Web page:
Bringing CSME alive in the classroom

Belize is routinely referred to as a Caribbean country in Central America, but few Belizeans know and understand the importance of regional integration as practiced by the Caribbean Community and particularly the CARICOM Single Market and Economy (CSME). For the last few weeks, consultants have been accompanying the local Ministries of Trade and Education and CARICOM/CSME personnel in promoting CSME among the secondary school teachers’ corps to teach it to Belizean students. In addition to content provided, according to consultant Dr. Gordon Harewood, there are pedagogical lessons in how to apply CSME and open up the opportunities that are present and available for them.


Dr. Gordon Harewood– Consultant/Facilitator, CSME Teacher Training Workshopvlcsnap-2015-05-22-11h46m49s4

“This content, teachers need to share this content with their students. And that’s where I come in because I focus more on pedagogy. So much of the first day is spent with teachers, discussing CSME and discussing how it is implemented and then we move on to speak with teachers and to give teachers hands on experience to look at ways to deliver that content that is more student friendly and more student centered so that students are motivated to go and find out about CSME. To recognize first of all, hey this CSME thing is not abstract and far away and just in a Syllabus. It is something that we are living in and something that we can use, that something we can benefit from, something to make our lives and to make our country better.”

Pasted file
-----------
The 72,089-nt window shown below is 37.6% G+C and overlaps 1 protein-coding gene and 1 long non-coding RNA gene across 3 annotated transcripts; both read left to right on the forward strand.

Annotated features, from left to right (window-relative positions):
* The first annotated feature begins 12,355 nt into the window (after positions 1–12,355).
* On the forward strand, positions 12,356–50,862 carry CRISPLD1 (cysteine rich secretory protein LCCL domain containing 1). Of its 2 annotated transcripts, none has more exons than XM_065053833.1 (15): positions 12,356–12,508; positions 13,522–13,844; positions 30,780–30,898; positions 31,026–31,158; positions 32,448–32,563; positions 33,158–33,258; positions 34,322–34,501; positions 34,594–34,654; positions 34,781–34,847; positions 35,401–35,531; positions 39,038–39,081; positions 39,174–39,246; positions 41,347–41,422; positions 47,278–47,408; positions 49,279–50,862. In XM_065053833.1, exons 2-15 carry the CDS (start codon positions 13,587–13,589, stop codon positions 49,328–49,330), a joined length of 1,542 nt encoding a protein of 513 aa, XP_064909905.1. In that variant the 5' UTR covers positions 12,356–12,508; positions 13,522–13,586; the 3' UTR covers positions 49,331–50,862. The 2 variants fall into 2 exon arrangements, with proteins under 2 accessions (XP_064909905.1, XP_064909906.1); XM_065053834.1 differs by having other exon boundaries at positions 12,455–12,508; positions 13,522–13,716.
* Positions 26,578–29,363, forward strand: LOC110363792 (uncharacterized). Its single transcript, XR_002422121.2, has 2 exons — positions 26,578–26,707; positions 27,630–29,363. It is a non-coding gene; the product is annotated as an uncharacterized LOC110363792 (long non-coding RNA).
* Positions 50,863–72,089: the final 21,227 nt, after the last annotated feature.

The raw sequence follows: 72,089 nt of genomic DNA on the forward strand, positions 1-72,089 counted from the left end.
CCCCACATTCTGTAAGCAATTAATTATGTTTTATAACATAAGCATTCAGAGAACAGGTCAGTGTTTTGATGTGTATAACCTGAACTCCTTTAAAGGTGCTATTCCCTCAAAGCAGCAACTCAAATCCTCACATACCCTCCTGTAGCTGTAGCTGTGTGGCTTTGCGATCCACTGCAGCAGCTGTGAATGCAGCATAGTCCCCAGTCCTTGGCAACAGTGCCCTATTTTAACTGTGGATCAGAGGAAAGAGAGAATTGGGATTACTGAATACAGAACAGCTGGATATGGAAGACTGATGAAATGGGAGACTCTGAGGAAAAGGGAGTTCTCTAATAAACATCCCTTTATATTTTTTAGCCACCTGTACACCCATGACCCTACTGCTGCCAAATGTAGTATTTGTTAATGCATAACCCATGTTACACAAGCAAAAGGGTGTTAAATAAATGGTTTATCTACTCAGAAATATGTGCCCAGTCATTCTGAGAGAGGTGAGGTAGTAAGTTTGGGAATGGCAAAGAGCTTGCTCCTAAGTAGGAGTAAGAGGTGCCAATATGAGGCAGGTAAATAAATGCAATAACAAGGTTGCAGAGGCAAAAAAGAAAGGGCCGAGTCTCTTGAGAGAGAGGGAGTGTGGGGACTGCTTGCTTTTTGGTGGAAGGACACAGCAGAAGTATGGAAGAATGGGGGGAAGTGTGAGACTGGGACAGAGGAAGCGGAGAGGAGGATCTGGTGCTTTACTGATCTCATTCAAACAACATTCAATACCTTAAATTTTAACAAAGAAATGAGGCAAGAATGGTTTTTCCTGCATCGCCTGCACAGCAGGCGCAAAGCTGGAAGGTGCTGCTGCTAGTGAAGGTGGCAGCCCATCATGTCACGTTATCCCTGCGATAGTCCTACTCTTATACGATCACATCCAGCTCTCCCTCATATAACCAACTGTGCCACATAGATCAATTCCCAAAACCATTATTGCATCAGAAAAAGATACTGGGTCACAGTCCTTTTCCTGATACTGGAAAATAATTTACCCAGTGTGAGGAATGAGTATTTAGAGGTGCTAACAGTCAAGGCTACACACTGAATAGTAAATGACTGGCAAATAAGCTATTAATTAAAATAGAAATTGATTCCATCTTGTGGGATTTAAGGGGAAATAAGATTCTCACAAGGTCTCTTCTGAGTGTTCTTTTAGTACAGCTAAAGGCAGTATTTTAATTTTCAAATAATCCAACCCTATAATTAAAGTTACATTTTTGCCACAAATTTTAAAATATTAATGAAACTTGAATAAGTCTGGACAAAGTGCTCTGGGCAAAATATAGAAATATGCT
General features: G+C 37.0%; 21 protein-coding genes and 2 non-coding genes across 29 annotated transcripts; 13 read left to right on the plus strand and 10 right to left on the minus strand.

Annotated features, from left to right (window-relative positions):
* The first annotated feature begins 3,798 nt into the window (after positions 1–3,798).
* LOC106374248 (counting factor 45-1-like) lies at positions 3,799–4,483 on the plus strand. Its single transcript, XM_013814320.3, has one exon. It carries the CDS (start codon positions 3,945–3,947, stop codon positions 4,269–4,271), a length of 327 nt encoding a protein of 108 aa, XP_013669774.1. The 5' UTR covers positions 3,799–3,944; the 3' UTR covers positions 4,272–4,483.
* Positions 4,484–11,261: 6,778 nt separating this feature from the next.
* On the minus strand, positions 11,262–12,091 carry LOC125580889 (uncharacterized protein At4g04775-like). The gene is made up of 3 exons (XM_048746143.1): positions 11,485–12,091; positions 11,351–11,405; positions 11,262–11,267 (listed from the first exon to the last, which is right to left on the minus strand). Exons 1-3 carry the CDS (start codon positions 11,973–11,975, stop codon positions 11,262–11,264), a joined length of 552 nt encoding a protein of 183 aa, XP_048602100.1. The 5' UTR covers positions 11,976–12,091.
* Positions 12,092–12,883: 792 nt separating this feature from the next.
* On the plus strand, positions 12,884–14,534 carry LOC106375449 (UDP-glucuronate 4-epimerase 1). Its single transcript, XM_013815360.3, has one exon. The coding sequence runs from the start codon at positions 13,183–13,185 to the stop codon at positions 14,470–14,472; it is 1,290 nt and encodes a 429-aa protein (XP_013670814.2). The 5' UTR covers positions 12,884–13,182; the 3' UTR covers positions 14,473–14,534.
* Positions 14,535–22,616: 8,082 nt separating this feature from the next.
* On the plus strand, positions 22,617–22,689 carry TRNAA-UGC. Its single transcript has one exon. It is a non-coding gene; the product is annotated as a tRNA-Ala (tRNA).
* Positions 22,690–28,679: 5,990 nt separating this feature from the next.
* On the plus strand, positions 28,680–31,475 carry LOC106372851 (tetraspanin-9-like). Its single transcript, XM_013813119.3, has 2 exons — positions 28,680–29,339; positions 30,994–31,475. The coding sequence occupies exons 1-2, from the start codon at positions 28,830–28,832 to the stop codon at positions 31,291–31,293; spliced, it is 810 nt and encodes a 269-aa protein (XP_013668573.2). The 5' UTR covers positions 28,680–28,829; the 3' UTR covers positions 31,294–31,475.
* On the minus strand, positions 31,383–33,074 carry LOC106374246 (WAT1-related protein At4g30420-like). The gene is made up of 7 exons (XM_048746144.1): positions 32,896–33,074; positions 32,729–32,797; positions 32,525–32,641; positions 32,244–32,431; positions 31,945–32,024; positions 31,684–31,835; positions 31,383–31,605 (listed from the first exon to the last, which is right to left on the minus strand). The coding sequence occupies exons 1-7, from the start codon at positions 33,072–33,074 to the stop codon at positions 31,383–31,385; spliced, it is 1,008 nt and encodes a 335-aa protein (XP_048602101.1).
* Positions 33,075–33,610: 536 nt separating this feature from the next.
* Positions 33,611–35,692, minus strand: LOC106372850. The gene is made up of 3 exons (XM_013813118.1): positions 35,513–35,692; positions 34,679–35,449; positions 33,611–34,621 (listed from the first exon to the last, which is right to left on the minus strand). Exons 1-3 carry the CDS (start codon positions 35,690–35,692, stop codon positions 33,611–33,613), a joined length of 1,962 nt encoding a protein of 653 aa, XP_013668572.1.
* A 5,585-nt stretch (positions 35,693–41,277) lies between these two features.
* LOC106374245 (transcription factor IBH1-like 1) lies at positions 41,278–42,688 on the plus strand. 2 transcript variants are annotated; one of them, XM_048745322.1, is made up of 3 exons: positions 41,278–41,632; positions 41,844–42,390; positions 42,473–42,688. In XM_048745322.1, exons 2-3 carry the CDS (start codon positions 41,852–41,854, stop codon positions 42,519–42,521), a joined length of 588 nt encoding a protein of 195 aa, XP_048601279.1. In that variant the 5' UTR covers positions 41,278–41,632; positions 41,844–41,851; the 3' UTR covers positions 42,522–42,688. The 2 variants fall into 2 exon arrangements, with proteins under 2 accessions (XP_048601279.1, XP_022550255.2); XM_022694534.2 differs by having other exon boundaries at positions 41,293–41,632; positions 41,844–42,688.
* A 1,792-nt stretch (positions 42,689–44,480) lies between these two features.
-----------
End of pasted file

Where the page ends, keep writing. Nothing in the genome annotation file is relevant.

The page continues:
Harewood notes that students used to score poorly on questions in regional examinations having to do with CSME, in the areas of social studies and Caribbean History, because little information is available. The CARICOM education program on CSME reaches across the spectrum, according to CARICOM representative Silas Hamilton.


Silas Hamiltonvlcsnap-2015-05-22-11h54m18s151 – Representative , CARICOM CSME

“We have several tiers of stakeholders that we focus on. We have just hosted 20 students from Belize in Grenada last month. we also have our rural communities that we will be focused on. Our media workers, broadcasters and news paper editors ; which we already have, labor stakeholders. Now we are looking at teachers. Teachers in the secondary school system, not the activity that we have have  ruled out for University of Belize, Galen and UWI open capus.It’s actually high school teachers we are looking at, and we also have plans to even develop something for a product for primary school students. And that more than likely will be animation. If our primary school students can look at ‘Tom and Jerry’ or I think now its ‘Pepper Pig’, over and over again on certain channels, I’m not going to say which channel it is, why can’t we do the same things about the story of Belize, the story of Jamaica, the story of Trinidad and Tobago in animation?”


 The current round of workshops began in Orange Walk and went south to Dangriga and Belmopan before coming to Belize City. About 20 teachers participated in today’s workshop, and about the same in the other work sites. The consultants have previously been to Jamaica and Guyana and will be traveling to other countries in the region.

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